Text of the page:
From a previous podcast episode with the Director of the London School of Economics, Minouche Shafik, based on her book What We Owe Each Other: A New Social Contract for a Better Society:

“First, that everyone should be guaranteed the minimum required to live a decent life. This minimum should include basic health care, education, benefits associated with work and a pension that protects against poverty in old age, with the level depending on how much society can afford. Second, everyone should be expected to contribute as much as they can and be given the maximum opportunities to do so with training throughout life, later retirement ages and public support for childcare so women can work. Third, the provision of minimum protections around some risks, such as sickness, unemployment and old age, are better shared by society, rather than asking individuals, families or employers to carry them.”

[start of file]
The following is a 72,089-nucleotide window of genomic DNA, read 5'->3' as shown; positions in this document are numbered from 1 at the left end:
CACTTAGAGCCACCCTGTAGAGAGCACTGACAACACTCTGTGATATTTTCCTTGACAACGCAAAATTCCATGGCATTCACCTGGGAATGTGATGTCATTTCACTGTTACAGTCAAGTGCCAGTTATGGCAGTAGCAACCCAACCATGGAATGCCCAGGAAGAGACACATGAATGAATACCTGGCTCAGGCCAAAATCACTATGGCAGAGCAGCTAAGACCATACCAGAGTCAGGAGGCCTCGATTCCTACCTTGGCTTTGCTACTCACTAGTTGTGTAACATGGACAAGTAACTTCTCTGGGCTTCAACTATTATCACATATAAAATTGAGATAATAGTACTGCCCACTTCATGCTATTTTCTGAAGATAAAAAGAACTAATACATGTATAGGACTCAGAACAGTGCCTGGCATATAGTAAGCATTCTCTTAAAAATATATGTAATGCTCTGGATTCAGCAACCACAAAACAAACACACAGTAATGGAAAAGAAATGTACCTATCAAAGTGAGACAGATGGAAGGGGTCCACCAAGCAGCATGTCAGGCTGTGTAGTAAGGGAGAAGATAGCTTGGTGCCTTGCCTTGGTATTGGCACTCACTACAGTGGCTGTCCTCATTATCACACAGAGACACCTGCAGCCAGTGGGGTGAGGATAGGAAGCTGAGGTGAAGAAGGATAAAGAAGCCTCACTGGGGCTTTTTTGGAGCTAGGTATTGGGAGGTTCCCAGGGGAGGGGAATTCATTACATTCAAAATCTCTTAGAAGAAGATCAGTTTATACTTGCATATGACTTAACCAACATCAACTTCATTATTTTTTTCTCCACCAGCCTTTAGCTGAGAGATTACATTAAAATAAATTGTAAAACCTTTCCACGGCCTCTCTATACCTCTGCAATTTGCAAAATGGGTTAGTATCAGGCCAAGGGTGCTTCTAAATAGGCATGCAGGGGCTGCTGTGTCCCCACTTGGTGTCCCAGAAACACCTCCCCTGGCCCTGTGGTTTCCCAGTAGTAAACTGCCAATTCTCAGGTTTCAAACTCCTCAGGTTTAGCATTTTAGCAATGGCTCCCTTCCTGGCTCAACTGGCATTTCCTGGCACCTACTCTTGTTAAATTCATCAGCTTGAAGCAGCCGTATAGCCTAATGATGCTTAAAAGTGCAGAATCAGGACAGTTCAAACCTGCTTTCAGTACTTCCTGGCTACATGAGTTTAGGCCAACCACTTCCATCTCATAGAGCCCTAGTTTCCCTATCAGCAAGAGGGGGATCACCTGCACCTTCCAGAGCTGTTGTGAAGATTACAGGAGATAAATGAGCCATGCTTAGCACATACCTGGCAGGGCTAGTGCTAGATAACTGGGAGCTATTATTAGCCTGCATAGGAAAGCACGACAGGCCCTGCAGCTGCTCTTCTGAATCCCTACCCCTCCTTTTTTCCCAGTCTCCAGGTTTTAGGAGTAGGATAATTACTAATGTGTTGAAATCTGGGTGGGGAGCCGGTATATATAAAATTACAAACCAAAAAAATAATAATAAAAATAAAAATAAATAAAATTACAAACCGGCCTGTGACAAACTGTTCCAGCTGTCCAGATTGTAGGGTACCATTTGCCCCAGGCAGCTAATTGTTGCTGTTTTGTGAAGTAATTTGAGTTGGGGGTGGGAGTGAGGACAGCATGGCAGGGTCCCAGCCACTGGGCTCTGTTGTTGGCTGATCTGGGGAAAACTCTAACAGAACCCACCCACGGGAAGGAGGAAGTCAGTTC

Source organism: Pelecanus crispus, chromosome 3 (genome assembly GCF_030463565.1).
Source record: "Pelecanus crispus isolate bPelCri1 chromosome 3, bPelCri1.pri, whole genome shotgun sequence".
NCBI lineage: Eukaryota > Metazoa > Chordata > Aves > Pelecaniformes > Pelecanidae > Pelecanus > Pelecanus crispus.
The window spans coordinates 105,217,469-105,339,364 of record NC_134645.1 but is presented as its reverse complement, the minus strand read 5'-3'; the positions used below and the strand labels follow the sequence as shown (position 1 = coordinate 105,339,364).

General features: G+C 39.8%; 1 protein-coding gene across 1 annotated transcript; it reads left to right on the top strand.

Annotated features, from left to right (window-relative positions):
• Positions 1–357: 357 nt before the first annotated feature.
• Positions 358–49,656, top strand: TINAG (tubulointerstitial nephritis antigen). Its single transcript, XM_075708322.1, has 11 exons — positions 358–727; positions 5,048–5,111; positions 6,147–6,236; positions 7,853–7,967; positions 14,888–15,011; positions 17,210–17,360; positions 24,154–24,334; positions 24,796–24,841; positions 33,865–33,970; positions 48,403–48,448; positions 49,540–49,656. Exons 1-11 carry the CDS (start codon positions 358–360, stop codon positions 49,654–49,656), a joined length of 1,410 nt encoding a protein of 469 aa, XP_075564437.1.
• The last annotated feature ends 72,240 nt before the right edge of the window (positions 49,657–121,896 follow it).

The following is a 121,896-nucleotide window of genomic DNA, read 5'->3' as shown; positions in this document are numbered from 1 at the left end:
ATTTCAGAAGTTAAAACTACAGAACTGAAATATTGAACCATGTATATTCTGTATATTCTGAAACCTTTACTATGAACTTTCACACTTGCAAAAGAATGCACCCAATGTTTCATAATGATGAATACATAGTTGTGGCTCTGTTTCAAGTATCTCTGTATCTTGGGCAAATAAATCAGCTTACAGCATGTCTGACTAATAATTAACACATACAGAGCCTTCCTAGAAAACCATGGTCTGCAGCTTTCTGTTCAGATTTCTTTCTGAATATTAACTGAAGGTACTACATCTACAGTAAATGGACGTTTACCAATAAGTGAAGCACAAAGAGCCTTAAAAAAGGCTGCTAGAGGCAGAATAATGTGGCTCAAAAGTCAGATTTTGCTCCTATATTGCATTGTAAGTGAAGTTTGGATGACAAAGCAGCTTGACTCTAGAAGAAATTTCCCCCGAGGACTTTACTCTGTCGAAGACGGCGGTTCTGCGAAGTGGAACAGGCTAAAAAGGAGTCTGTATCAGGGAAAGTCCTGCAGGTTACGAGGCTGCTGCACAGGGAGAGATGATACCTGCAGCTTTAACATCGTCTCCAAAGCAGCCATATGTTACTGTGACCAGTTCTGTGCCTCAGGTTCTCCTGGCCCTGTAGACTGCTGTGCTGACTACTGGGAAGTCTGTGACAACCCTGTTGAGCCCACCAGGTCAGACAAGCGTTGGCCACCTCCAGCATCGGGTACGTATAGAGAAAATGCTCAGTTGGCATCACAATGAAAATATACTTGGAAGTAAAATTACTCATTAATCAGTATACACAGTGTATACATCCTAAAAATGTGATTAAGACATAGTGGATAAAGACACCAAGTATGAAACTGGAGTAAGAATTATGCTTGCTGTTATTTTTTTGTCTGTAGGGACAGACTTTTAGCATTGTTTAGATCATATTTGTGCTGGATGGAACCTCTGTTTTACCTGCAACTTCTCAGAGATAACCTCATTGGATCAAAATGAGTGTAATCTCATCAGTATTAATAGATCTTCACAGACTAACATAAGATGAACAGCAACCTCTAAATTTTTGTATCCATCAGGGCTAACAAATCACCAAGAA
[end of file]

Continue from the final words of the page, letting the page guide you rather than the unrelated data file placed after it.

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This episode is sponsored by Wondrium:

Wondrium (sponsor)

This episode was released on December 14, 2021.